When Presidents Think About Defying the Courts

Roundup
tags: Supreme Court, Andrew Jackson, Trump



Jeff Shesol, a former speechwriter for President Clinton, is the author of “Supreme Power: Franklin Roosevelt vs. the Supreme Court” and is a partner at West Wing Writers.

 

... Trump has sought comparisons to Jackson, but the Jackson that conservatives are now invoking is not the populist but the unbending chief executive who showed contempt for the Supreme Court. In 1832, when the Court ruled that the U.S. government, and not the state of Georgia, had jurisdiction over the Cherokee Nation, Jackson reportedly said that Chief Justice “John Marshall has made his decision; now let him enforce it.” He never, in fact, said such a thing; neither was he responsible for enforcing the decision. (And, before the Court could issue its final order, the case became moot; Georgia had settled the litigation.) But the apocryphal quotation—nineteenth-century fake news—is apt today. Its high-handedness, its flash of menace, its disregard for constitutional norms—all this now has a familiar ring. It does not require a leap of the imagination to suggest, as a recent Times editorial did, that “Mr. Trump may decide—out of anger at a ruling or sheer spite at a judge—that he doesn’t need to obey a court order.”

If he did, he wouldn’t be the only President to defy the judiciary. The first was Thomas Jefferson. In December, 1807, at Jefferson’s insistence, Congress passed the Embargo Act, a drastic—and absurdly self-destructive—attempt to punish Britain for seizing American merchant ships; the act cut off all U.S. exports to any nation. In the Mississippi Territory, produce rotted in barns; in New England, dockworkers and sailors sat idle. Then, six months later, a Jefferson appointee to the Supreme Court, William Johnson, ruled that the President had exceeded his authority. To Jefferson, this marked a bitter betrayal. He took the extraordinary step of soliciting a dissenting opinion from his Attorney General, Caesar A. Rodney, distributing it to the press, and sending it to the customs agents who continued to enforce the embargo. Johnson, aggrieved, published a rebuttal of his own: the logic of Jefferson’s position, he argued, was “not that the executive have done right, but that the judiciary had no power to prevent their doing wrong.” Jefferson had the last word; the policy remained in effect until he left office, in 1809.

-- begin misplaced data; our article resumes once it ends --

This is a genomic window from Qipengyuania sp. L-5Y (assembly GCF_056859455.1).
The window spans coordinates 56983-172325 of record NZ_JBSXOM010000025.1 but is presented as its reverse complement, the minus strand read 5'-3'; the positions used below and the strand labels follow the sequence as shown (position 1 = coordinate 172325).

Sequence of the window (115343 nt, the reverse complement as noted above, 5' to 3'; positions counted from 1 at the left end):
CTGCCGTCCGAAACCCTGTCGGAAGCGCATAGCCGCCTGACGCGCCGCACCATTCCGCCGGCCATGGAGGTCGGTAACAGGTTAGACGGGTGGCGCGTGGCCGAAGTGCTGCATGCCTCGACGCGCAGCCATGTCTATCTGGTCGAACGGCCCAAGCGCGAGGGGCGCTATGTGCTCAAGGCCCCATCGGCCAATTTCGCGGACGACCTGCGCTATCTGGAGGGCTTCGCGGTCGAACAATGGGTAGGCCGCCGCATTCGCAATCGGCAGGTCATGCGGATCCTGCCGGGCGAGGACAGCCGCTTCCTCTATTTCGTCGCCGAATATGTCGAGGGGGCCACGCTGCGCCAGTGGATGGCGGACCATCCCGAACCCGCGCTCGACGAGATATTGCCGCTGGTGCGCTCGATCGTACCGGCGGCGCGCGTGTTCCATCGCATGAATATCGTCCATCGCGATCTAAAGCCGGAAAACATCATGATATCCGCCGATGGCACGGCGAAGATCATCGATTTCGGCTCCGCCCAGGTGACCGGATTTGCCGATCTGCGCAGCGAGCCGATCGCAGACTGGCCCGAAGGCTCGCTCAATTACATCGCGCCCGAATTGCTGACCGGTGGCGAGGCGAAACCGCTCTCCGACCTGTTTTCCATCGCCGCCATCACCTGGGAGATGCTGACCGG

The most notable case of what scholars, euphemistically, call “nonacquiescence” came in 1861, at the start of the Civil War. That April, two weeks after the Confederate attack on Fort Sumter, Abraham Lincoln suspended the writ of habeas corpus between Philadelphia and Washington—a corridor rife with secessionists who had been burning railroad bridges and cutting telegraph lines. Lincoln’s order gave his commanders the right to imprison suspected saboteurs indefinitely, without so much as an indictment. A month later, Chief Justice Roger B. Taney—best known and much reviled today for his opinion in Dred Scott v. Sandford, in 1857—issued a categorical decision that only Congress, not the President, could suspend the writ. In a book on Lincoln and Taney, published in 2006, James F. Simon, of New York Law School, observed that the Chief Justice’s opinion had “a gauzy, surreal quality,” giving no indication that the nation faced an existential threat. (Taney himself favored secession.) Lincoln rejected the ruling and its reasoning. He would not agree that he, or any President, should permit a single clause of the Constitution to put the whole of the Union at risk. “Are all the laws, but one, to go unexecuted, and the government itself go to pieces, lest that one be violated?” Lincoln asked a special session of Congress, that July. It was, of course, a rhetorical question. The order remained in force. ...




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